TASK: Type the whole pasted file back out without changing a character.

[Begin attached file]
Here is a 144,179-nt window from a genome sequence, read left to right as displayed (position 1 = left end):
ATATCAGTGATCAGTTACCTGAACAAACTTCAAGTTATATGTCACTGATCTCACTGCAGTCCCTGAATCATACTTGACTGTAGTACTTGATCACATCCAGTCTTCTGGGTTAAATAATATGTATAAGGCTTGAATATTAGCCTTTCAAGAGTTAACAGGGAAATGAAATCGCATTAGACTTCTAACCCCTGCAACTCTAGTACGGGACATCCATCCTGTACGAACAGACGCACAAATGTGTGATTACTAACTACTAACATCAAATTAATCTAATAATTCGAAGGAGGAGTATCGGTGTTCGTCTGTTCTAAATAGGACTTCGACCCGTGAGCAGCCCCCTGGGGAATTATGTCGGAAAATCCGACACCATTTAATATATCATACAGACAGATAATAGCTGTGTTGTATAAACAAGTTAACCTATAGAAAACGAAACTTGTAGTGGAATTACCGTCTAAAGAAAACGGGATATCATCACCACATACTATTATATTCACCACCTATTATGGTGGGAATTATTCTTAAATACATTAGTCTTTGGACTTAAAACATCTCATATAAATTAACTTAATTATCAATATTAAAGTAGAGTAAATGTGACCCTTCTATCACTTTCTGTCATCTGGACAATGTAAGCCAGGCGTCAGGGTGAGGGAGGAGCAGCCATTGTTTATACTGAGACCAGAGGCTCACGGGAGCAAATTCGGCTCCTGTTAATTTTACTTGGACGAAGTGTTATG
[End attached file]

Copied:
Here is a 144,179-nt window from a genome sequence, read left to right as displayed (position 1 = left end):
ATATCAGTGATCAGTTACCTGAACAAACTTCAAGTTATATGTCACTGATCTCACTGCAGTCCCTGAATCATACTTGACTGTAGTACTTGATCACATCCAGTCTTCTGGGTTAAATAATATGTATAAGGCTTGAATATTAGCCTTTCAAGAGTTAACAGGGAAATGAAATCGCATTAGACTTCTAACCCCTGCAACTCTAGTACGGGACATCCATCCTGTACGAACAGACGCACAAATGTGTGATTACTAACTACTAACATCAAATTAATCTAATAATTCGAAGGAGGAGTATCGGTGTTCGTCTGTTCTAAATAGGACTTCGACCCGTGAGCAGCCCCCTGGGGAATTATGTCGGAAAATCCGACACCATTTAATATATCATACAGACAGATAATAGCTGTGTTGTATAAACAAGTTAACCTATAGAAAACGAAACTTGTAGTGGAATTACCGTCTAAAGAAAACGGGATATCATCACCACATACTATTATATTCACCACCTATTATGGTGGGAATTATTCTTAAATACATTAGTCTTTGGACTTAAAACATCTCATATAAATTAACTTAATTATCAATATTAAAGTAGAGTAAATGTGACCCTTCTATCACTTTCTGTCATCTGGACAATGTAAGCCAGGCGTCAGGGTGAGGGAGGAGCAGCCATTGTTTATACTGAGACCAGAGGCTCACGGGAGCAAATTCGGCTCCTGTTAATTTTACTTGGACGAAGTGTTATG